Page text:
21 September, 2007
My laptop computer at home died last night and I won’t have money to take it to for repair until at least next week. It will probably be good for me to have a full weekend offline, but it means no updates or comment approvals here and no new pictures moving to flickr. I’m still not making much use of this blog so that isn’t much of a loss, but I wanted to throw a few things out before disappearing out of the ether.
I read the latest volume of Fruits Basket a few weeks ago and I had no idea how rusty my comics-reading skills had gotten. Not only did I have only vague recollections of who the various Zodiac members were, but my eyes didn’t want to leap from panel to panel in any comfortable way. I had to drag myself along, forcing the understanding. It really was like translating from a language you read with awkward fluency, searching for just how things fit so you can piece them together into some sort of tentative meaning. I do realize I’m still more fluent in manga than, say, classical Greek, but it was disconcerting. And I don’t think an American comic would have been much better. I think I’ve just fallen out of the habit of reading pictures.
I’m not all words all the time, though. I ought to be tracking my Netflix use. We watched My Flesh and Blood, which I’ve wanted to see for a long time and which I can’t praise highly enough. It’s an unsentimental view of a woman raising 13 children, 9 of whom (I think) came to her through special needs adoption. I follow the world of special needs adoption on blogs and in public policy very closely these days because I think it might be where I’m headed, but I was thrilled and inspired by Susan Tom’s handling of the linguistic politics and day-to-day realities of her life, not to mention totally in love with all the kids. There’s a beautiful clarity in it, at least for me, made all the more clear by the obvious pain shown.
I should probably get some categories going here if I’m going to make it a useful, functioning blog instead of whatever it is now. I’m writing weekly and that’s that, but eventually it should be more. In my livejournal I went with the six gifts of womanhood Emer exemplified: “beauty, a gentle voice, sweet words, wisdom, skill at needlework and chastity.” Everything I talk about in myself seems to fall into discussing either my success or failure on one or more of those fronts. Here things might be bigger, though.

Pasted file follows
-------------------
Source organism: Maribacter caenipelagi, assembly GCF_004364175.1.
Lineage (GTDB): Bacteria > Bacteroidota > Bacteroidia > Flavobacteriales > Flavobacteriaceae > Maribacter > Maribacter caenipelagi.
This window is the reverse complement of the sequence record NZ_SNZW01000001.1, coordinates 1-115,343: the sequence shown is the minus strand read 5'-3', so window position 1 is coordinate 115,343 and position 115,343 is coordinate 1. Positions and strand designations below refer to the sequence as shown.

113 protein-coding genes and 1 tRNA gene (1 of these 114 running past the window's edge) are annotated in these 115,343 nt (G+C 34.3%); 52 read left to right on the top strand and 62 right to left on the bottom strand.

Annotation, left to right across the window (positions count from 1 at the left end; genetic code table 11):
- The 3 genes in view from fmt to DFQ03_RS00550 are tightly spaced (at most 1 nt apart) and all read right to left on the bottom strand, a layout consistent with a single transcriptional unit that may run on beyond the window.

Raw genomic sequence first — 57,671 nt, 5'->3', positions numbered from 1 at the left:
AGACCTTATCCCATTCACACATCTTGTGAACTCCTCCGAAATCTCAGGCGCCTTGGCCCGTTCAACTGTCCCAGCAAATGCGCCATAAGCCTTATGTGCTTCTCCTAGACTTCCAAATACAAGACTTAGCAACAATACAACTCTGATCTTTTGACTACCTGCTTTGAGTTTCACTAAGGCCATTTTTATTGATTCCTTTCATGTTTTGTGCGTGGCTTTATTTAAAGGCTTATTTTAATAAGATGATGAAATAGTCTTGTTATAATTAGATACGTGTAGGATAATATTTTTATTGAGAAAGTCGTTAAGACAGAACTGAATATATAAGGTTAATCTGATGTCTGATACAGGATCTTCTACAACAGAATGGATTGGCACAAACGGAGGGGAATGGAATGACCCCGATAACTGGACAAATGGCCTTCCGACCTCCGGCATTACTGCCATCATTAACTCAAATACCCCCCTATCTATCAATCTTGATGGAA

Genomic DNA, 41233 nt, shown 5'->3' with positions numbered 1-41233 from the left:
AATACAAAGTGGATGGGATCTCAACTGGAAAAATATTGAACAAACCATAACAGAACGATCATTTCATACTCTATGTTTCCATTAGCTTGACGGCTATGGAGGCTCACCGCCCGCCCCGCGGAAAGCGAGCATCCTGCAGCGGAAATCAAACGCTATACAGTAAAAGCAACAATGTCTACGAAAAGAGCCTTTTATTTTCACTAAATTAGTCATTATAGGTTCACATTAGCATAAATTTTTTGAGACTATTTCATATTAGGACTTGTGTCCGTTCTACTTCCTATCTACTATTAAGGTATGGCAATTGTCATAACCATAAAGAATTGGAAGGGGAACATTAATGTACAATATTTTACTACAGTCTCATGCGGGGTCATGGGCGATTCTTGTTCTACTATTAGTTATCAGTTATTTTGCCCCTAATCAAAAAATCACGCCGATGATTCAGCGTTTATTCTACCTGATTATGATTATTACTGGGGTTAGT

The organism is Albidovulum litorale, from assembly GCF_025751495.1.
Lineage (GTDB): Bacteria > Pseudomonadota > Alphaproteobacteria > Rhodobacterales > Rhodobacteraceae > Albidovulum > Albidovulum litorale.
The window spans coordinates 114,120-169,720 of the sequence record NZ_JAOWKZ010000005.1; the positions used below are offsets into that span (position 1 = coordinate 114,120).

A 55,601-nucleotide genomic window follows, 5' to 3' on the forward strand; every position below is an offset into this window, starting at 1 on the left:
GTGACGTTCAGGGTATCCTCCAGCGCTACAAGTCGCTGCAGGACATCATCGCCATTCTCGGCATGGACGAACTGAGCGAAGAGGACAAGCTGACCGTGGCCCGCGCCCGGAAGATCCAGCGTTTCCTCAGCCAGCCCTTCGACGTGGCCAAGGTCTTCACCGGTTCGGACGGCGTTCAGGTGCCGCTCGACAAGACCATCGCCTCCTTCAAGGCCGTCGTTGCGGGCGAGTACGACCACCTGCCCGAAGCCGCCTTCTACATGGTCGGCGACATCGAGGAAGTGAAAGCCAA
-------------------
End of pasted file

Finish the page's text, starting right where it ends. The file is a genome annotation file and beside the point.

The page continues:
Since I haven’t discusses any of my needlework here, I’ll say that I’ve got a Sadie-based sweater being seamed up now, though I’ll need to find a zipper to install in it. I’m also a sleeve away from something that started as Ubernatural but is a long-sleeved v-neck pullover. It may be quite a while, given the computer situation, before I can finish them up and have A. take some pictures of me and have a knitting post up here, but I’m looking forward to that. Since it’s 90+ degrees out today and I’m working with wool, I guess there’s no hurry in any practical sense.
I’ll be spending time with my family for my dad’s birthday this weekend. I’m looking forward to having all three brothers in one place. That only happened once over the summer, and it should be plenty of goofy fun.
18 September, 2007
On Sunday, A. went to her departmental picnic while I took Addiston and met up with my own coworker and her dog at the Cincinnati Nature Center. I’ve never gone hiking with a dog before and I’ve learned (unsurprisingly) that the constant attention to leashing leaves you sore in different places than simple hiking would. We had a great time, though. The real point (inasmuch as there is one) of the story is that I then dropped the beast at home and went off to meet A. and one of her coworkers and said coworker’s spouse at The Pub at Rookwood Mews. Since I was the only one able to show up at 4 pm for a 4 pm appointment (for a change) I got to stand around and knit for 30 minutes until I had company. This was made more interesting by the fact that there were people filming in The Pub’s parking lot. What little we were able to learn was that there was a sitcom pilot being shot. Everyone’s very clear on the idea that it’s a sitcom, even though it seems to involve quite a bit of gun use and people driving around in BMWs. They weren’t actively filming, just having a guy with an exceedingly hip haircut wander around with some spyglass-like device, and since he didn’t tell me to move I just, well, kept to my knitting. When A. and her coworker went outside briefly, though, they were shooed away from the action.